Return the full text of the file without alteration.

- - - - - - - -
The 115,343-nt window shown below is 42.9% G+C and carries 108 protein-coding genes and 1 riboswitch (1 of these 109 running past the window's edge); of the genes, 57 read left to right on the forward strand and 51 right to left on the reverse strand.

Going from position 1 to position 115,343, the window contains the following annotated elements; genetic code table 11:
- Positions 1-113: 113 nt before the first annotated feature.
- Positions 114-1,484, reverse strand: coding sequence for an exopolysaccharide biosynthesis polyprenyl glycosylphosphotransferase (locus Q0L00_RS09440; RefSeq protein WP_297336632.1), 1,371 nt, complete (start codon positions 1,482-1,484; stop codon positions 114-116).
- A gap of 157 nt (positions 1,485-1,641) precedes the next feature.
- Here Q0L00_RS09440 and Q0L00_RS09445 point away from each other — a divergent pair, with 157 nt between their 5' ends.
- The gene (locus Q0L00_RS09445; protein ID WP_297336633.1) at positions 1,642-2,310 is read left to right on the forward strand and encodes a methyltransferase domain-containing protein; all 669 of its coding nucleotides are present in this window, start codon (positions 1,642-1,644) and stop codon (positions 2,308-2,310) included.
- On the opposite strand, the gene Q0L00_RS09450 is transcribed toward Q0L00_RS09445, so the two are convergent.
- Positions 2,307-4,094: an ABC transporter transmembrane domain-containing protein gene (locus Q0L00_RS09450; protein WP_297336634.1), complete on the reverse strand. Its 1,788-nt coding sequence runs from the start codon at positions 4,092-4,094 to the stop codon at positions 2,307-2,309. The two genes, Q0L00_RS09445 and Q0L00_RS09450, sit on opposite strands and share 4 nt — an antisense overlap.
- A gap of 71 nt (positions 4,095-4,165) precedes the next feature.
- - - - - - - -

The 115,343-nt window shown below is 42.9% G+C and carries 108 protein-coding genes and 1 riboswitch (1 of these 109 running past the window's edge); of the genes, 57 read left to right on the forward strand and 51 right to left on the reverse strand.

Going from position 1 to position 115,343, the window contains the following annotated elements; genetic code table 11:
- Positions 1-113: 113 nt before the first annotated feature.
- Positions 114-1,484, reverse strand: coding sequence for an exopolysaccharide biosynthesis polyprenyl glycosylphosphotransferase (locus Q0L00_RS09440; RefSeq protein WP_297336632.1), 1,371 nt, complete (start codon positions 1,482-1,484; stop codon positions 114-116).
- A gap of 157 nt (positions 1,485-1,641) precedes the next feature.
- Here Q0L00_RS09440 and Q0L00_RS09445 point away from each other — a divergent pair, with 157 nt between their 5' ends.
- The gene (locus Q0L00_RS09445; protein ID WP_297336633.1) at positions 1,642-2,310 is read left to right on the forward strand and encodes a methyltransferase domain-containing protein; all 669 of its coding nucleotides are present in this window, start codon (positions 1,642-1,644) and stop codon (positions 2,308-2,310) included.
- On the opposite strand, the gene Q0L00_RS09450 is transcribed toward Q0L00_RS09445, so the two are convergent.
- Positions 2,307-4,094: an ABC transporter transmembrane domain-containing protein gene (locus Q0L00_RS09450; protein WP_297336634.1), complete on the reverse strand. Its 1,788-nt coding sequence runs from the start codon at positions 4,092-4,094 to the stop codon at positions 2,307-2,309. The two genes, Q0L00_RS09445 and Q0L00_RS09450, sit on opposite strands and share 4 nt — an antisense overlap.
- A gap of 71 nt (positions 4,095-4,165) precedes the next feature.